Design generator rooms for optimum performance

Mechanical engineers should design generator set rooms so that the electrical system meets the design goals set by the owner and electrical engineer.

By Michael Streich and Saahil Tumber, PE, HBDP, LEED AP June 22, 2015

Learning Objectives

  • Understand that indoor generator sets require special attention to accessibility, code, airflow, and other factors.
  • Know how to design a genset room to meet optimal system performance.

Electrical power is essential to business continuity and life safety. Even a brief disruption in the electrical power supply can be costly. A backup generator set (genset) is an important line of defense for business owners that offers the ability to start and assume electrical load in a few seconds, providing power when the utility supply has failed.

Backup generator sets are available in a wide range of capacities (from kilowatts to megawatts, or kW to MW). They can be installed outdoors within specialty enclosures or within a building. Generator sets that are located indoors require careful attention to a multitude of factors to ensure optimal and reliable operation. A well-designed generator room will ensure that:

  • Generator sets are accessible
  • Manufacturer- and code-required clearances are maintained
  • Major components can be removed and replaced
  • Clean and relatively cool air can circulate around the generator set
  • Ventilation airflow (room inlet airflow) is adequate to reject the heat produced during operation and support the engine combustion process
  • Recirculation and bypass airflow is minimized; noise and vibration within and outside the building complies with code requirements, and ancillary components external to the generator set operate reliably.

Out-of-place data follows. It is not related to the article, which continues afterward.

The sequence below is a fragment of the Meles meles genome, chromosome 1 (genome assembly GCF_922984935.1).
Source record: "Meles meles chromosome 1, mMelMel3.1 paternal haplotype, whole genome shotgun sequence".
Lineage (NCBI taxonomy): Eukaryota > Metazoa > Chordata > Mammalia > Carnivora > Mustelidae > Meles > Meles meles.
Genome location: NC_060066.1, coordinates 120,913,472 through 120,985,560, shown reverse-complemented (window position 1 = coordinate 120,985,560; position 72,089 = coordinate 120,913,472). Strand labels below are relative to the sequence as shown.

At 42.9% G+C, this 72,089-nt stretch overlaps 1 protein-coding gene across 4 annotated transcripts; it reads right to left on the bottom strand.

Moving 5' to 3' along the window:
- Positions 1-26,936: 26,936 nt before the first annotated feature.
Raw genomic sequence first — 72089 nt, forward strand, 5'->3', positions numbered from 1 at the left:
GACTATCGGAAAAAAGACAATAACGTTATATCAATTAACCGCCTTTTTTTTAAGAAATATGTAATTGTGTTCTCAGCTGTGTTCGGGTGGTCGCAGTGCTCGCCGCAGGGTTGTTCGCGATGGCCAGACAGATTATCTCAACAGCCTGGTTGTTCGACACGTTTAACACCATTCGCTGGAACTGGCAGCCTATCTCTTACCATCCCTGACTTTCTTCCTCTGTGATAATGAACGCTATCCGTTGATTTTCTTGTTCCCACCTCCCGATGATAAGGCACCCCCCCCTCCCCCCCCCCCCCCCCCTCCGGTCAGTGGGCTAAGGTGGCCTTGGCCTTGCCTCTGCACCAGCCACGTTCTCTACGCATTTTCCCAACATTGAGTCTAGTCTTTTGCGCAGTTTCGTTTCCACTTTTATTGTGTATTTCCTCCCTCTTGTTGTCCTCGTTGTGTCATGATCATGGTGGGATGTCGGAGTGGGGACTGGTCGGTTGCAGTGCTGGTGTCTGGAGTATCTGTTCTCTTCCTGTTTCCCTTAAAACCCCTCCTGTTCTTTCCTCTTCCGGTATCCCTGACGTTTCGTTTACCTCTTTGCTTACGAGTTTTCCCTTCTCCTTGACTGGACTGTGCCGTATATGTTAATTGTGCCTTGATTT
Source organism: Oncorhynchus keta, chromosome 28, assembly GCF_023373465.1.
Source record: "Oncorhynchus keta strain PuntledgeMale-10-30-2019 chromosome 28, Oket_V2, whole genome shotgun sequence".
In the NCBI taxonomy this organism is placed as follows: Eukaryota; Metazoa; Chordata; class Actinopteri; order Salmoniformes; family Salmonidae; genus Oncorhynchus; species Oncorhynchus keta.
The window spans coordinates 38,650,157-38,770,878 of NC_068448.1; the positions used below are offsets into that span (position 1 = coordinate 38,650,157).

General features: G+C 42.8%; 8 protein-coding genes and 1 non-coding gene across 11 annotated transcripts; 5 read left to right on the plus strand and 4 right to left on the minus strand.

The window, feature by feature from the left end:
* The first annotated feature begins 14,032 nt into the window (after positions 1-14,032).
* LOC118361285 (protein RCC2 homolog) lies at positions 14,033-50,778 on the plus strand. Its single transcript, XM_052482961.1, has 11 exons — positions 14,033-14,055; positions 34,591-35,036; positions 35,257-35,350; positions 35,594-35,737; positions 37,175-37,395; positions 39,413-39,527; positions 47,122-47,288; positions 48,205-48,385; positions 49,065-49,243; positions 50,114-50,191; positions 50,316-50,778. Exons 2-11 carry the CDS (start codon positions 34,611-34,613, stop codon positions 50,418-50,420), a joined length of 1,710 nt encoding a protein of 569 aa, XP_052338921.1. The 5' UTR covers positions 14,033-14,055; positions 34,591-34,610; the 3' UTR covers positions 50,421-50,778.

Generator room ventilation 101

Proper ventilation of the generator room is necessary to support the engine combustion process, reject the parasitic heat generated during operation (engine heat, alternator heat, etc.), and purge odors and fumes. Generator-room temperature, ventilation airflow, ventilation air cleanliness, and air movement are critical design parameters that must be analyzed during the design process to ensure optimal and reliable operation of the generator set.

It is critical that an adequate amount of ventilation airflow be delivered to the generator room. For the same generator size, there can be a reasonable variation in required airflow between different manufacturers. Table 1 indicates the ventilation airflow requirements from different manufacturers for a 2-MW, standby-rated generator set with unit-mounted radiator. If the product specifications are nonrestrictive, the design should be based on the worst-case scenario to avoid wholesale revisions in the future.